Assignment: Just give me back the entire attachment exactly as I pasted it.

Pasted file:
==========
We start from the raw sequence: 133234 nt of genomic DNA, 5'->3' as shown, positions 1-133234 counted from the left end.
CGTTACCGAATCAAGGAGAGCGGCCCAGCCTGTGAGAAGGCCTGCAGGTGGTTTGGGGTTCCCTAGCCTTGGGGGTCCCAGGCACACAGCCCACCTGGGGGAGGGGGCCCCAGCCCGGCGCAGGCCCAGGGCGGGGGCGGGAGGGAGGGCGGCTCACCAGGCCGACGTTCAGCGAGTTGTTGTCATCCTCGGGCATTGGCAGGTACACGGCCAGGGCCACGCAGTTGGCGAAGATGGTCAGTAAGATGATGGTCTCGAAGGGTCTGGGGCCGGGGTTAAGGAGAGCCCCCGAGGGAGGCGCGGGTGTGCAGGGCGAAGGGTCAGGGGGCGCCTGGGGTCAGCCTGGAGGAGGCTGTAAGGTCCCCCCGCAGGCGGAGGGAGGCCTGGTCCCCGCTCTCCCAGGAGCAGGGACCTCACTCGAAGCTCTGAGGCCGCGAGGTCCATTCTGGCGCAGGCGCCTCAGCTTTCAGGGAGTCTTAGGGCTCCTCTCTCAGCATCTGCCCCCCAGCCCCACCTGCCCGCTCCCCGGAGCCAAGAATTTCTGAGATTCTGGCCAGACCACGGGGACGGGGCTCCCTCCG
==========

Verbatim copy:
We start from the raw sequence: 133234 nt of genomic DNA, 5'->3' as shown, positions 1-133234 counted from the left end.
CGTTACCGAATCAAGGAGAGCGGCCCAGCCTGTGAGAAGGCCTGCAGGTGGTTTGGGGTTCCCTAGCCTTGGGGGTCCCAGGCACACAGCCCACCTGGGGGAGGGGGCCCCAGCCCGGCGCAGGCCCAGGGCGGGGGCGGGAGGGAGGGCGGCTCACCAGGCCGACGTTCAGCGAGTTGTTGTCATCCTCGGGCATTGGCAGGTACACGGCCAGGGCCACGCAGTTGGCGAAGATGGTCAGTAAGATGATGGTCTCGAAGGGTCTGGGGCCGGGGTTAAGGAGAGCCCCCGAGGGAGGCGCGGGTGTGCAGGGCGAAGGGTCAGGGGGCGCCTGGGGTCAGCCTGGAGGAGGCTGTAAGGTCCCCCCGCAGGCGGAGGGAGGCCTGGTCCCCGCTCTCCCAGGAGCAGGGACCTCACTCGAAGCTCTGAGGCCGCGAGGTCCATTCTGGCGCAGGCGCCTCAGCTTTCAGGGAGTCTTAGGGCTCCTCTCTCAGCATCTGCCCCCCAGCCCCACCTGCCCGCTCCCCGGAGCCAAGAATTTCTGAGATTCTGGCCAGACCACGGGGACGGGGCTCCCTCCG